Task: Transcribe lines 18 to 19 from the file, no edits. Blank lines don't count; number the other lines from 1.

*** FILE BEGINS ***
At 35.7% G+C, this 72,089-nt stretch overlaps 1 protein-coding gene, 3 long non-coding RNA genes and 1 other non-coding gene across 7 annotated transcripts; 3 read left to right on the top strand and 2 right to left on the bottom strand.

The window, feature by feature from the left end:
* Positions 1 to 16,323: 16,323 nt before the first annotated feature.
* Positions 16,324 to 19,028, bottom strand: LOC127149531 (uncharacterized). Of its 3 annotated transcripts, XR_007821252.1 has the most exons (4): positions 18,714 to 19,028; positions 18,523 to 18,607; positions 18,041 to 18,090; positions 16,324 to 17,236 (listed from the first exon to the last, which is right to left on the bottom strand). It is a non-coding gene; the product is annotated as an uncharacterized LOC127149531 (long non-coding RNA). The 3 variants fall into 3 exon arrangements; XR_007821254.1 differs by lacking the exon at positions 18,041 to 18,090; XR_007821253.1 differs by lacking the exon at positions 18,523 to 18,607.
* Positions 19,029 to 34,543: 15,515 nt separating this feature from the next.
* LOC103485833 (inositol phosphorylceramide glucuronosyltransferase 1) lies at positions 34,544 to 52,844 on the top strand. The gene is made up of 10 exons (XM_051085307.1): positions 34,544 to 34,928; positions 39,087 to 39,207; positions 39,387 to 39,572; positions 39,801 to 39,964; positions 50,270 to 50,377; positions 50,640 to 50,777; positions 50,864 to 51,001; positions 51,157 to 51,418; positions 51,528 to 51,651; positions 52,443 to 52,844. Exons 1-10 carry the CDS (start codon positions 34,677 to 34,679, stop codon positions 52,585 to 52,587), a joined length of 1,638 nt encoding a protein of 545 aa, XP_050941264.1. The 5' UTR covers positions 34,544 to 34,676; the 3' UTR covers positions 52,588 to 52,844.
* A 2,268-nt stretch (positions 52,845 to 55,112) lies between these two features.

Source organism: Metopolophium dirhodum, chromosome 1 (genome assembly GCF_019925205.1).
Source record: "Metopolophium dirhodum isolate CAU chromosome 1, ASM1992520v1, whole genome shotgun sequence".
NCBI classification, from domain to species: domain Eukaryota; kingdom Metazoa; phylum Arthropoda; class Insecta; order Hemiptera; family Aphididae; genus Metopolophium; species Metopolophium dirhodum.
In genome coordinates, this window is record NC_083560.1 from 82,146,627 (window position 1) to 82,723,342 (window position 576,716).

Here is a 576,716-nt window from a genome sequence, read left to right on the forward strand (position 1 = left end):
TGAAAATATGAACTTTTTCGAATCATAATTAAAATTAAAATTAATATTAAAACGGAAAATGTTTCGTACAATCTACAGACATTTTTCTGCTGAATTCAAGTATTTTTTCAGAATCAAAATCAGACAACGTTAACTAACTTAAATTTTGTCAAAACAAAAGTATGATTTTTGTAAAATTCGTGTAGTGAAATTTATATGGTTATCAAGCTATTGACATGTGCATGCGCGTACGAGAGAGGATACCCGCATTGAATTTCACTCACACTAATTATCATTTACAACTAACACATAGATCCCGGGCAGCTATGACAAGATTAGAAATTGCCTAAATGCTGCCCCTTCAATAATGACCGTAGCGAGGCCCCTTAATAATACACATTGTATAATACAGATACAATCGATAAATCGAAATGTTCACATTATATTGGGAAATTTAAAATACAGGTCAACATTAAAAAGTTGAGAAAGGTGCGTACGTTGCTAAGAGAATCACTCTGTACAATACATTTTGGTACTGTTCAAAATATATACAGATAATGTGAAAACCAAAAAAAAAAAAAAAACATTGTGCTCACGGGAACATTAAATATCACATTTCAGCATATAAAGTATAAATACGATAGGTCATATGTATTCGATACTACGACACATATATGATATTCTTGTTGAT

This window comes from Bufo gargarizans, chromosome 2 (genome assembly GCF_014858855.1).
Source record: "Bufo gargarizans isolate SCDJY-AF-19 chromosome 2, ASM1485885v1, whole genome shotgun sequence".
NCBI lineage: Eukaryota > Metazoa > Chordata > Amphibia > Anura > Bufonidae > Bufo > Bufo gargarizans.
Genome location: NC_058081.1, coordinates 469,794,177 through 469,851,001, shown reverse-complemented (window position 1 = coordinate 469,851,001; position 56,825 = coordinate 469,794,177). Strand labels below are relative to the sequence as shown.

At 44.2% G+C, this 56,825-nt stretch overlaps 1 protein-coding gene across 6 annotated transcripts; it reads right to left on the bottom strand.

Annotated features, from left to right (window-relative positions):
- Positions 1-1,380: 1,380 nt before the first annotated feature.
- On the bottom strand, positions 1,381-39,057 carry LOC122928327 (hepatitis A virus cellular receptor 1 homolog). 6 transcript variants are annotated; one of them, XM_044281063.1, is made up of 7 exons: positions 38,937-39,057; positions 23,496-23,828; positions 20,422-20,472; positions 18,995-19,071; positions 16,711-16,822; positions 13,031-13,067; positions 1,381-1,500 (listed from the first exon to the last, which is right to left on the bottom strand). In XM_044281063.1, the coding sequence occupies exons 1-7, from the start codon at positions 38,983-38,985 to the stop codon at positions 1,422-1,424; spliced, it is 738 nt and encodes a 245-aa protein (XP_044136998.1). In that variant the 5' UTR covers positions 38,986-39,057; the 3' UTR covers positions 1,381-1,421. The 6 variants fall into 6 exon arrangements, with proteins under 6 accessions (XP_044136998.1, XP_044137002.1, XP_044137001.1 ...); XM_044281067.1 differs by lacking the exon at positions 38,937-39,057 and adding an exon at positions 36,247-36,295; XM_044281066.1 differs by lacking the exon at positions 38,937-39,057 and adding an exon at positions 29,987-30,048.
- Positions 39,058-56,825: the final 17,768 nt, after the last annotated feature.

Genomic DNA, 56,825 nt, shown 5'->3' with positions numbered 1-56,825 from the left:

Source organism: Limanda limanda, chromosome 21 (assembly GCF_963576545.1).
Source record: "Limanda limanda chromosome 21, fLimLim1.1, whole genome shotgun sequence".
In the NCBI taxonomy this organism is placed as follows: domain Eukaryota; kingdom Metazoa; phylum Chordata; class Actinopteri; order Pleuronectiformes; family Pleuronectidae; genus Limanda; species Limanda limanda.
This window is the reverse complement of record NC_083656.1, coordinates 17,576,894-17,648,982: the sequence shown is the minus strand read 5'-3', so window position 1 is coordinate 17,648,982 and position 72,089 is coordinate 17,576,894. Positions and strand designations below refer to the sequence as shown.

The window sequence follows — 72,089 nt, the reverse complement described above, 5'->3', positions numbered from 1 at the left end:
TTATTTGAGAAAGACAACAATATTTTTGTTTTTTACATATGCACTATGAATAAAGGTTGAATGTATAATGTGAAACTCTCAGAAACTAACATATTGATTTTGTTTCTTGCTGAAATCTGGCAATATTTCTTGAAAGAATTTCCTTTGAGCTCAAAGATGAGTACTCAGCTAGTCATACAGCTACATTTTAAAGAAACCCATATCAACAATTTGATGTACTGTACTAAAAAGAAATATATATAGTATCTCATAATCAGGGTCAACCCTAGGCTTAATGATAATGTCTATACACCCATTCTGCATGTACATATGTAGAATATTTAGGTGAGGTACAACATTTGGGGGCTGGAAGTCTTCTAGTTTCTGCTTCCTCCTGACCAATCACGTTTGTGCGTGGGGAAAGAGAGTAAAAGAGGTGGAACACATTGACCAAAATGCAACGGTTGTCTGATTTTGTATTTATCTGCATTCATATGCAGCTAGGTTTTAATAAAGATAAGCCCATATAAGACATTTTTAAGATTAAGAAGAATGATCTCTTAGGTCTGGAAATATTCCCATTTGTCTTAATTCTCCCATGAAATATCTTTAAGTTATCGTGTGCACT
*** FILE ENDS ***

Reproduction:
At 44.2% G+C, this 56,825-nt stretch overlaps 1 protein-coding gene across 6 annotated transcripts; it reads right to left on the bottom strand.

Annotated features, from left to right (window-relative positions):